In the latest Jamboroo, Magary asks how Mahomes could have fallen as far as he did in the draft:
You know, there are a lot of emotions you can feel when you’re watching Patrick Mahomes play football: joy, excitement, mild horniness, perhaps a touch of wistfulness that he’s not YOUR quarterback, and such and such. But the overriding sensation I’ve gotten while watching Mahomes and the Chiefs barnstorm through the first half of the league schedule has been bafflement, as in: How in the fuck did THIS man last until 10th in the draft? How did nine teams whiff this badly on what appears to be the most important new talent the NFL has seen in over a decade?
Because Mahomes’s strengths were already evident well before he was drafted. He’s 6-foot-3. He can throw the ball out of the stadium, and he can do it on the move. He ran a 4.8 40 at the combine. He has a photographic memory when it comes to learning an offense. He’s the progeny of a Major League pitcher and has none of those pesky “character issues” in college that NFL scouts abhor so fervently. It was all there. Even pudding-headed simpletons like Mel Kiper and Jon Gruden talked up Mahomes’s incredible potential prior to the Draft.
So why were the Chiefs able to trade up and snatch him away at the 10-spot? Well, I think it’s time to dig around and do a little bit of retroactive scout-shaming, shall we? Here’s what NFL.com said about Mahomes:
[A bunch of touts saying he was very talented but raw]
You get the idea. A Google search for “Patrick Mahomes raw” turns up 106,000 results. Swap out “raw” for “project” and the tally goes up to 199,000. Even though Mahomes’s mythical draft “stock” was already on the upswing prior to the draft, that still wasn’t enough to catapult him to the top spot, even though that’s clearly where he’d be drafted if teams agreed to hold the 2017 draft all over again.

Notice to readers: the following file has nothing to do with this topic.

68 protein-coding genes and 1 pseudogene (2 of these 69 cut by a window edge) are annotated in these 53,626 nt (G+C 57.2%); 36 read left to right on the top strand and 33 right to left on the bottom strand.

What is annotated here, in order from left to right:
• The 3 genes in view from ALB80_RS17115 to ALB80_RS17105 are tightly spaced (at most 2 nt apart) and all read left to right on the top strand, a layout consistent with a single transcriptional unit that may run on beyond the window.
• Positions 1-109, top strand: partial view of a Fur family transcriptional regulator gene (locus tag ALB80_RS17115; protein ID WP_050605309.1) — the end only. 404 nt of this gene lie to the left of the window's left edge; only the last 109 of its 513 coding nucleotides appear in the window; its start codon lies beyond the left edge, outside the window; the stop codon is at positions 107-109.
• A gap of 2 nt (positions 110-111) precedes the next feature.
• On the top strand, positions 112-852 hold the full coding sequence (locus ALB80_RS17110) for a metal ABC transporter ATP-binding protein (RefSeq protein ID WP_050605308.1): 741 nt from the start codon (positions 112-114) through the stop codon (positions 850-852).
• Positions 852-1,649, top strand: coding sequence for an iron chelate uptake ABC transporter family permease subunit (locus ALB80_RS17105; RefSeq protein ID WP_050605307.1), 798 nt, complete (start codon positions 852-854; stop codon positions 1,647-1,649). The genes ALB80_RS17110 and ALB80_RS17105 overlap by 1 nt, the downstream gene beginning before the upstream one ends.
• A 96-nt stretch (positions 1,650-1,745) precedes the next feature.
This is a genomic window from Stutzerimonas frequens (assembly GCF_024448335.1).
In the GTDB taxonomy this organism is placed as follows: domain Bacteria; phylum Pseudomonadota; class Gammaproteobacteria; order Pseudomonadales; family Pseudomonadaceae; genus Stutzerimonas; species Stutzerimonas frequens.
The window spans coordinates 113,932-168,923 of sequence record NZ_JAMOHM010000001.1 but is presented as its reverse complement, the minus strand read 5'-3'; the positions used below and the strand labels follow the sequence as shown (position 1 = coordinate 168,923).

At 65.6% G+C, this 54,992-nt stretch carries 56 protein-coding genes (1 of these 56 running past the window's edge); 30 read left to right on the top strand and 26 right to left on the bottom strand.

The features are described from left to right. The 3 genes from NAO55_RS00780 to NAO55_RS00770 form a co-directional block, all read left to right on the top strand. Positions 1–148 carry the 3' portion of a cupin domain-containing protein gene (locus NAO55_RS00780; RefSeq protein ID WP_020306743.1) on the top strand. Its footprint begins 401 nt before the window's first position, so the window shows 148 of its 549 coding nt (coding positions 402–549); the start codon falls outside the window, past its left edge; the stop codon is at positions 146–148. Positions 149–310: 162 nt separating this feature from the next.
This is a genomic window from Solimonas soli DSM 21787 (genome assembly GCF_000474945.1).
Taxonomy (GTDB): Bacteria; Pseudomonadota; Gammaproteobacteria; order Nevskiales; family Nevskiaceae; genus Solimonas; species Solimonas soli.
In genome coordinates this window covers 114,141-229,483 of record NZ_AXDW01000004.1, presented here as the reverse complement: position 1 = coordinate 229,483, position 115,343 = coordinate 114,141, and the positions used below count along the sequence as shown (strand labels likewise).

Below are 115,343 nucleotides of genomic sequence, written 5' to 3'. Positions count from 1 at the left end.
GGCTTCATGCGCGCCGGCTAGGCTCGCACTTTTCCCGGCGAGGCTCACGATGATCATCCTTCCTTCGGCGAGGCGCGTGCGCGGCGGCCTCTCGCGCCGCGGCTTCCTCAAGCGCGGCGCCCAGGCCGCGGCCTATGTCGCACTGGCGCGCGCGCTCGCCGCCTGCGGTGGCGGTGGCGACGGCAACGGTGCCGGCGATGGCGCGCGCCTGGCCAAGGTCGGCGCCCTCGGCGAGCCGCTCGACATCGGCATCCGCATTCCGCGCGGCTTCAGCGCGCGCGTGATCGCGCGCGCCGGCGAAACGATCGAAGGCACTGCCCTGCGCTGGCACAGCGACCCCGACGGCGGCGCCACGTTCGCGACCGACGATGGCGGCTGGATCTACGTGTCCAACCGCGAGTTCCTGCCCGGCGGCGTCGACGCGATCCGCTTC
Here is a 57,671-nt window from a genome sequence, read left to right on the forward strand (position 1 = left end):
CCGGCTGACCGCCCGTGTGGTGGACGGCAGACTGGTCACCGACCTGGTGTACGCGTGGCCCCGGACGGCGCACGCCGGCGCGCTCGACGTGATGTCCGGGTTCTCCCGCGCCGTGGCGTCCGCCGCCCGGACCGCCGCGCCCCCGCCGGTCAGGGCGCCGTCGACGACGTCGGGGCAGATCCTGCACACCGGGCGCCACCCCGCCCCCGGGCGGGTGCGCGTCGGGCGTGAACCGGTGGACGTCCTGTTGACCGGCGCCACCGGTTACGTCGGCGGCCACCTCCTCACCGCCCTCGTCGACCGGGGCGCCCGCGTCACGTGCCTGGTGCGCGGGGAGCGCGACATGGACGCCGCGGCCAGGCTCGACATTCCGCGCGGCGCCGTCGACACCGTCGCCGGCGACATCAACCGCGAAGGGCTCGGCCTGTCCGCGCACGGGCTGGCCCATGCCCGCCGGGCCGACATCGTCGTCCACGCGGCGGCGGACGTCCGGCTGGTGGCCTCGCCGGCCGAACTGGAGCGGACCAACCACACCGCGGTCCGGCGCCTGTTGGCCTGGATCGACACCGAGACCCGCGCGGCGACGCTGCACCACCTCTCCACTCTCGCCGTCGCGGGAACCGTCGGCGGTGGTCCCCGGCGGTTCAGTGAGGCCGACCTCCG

You can see a pattern to the grievances with Mahomes. It’s like some agent telling you your screenplay was brilliant but not quite the right fit for whatever some dumbfuck studio needs at the moment. Every single knock on Mahomes presumed that he would have to conform to the NFL’s notion of quarterback play, rather than the other way around. Scouts and analysts also presumed that the Air Raid system Mahomes played in at Texas Tech had no fundamental utility when it came to operating an NFL offense.
And so perhaps the greatest gift Mahomes has given football fans, even beyond his dazzling playmaking ability, has been proving those notions outdated and idiotic. You said that Mahomes needs to learn to work under center? The Chiefs play nearly 80 percent of their plays in shotgun, second highest in the league. They don’t seem to be suffering for it. You thought Mahomes needs to learn to set his feet before he throws? I understand the need to preach good mechanics, but how many NFL quarterbacks routinely operate out of a pristine pocket? It’s obvious now that letting Mahomes throw the way he needs to is what makes him virtually impossible to defend. You said that quick throws and screens don’t translate to the NFL? What the fuck kind of offense do you think the Patriots have used to dominate the league over the past two decades?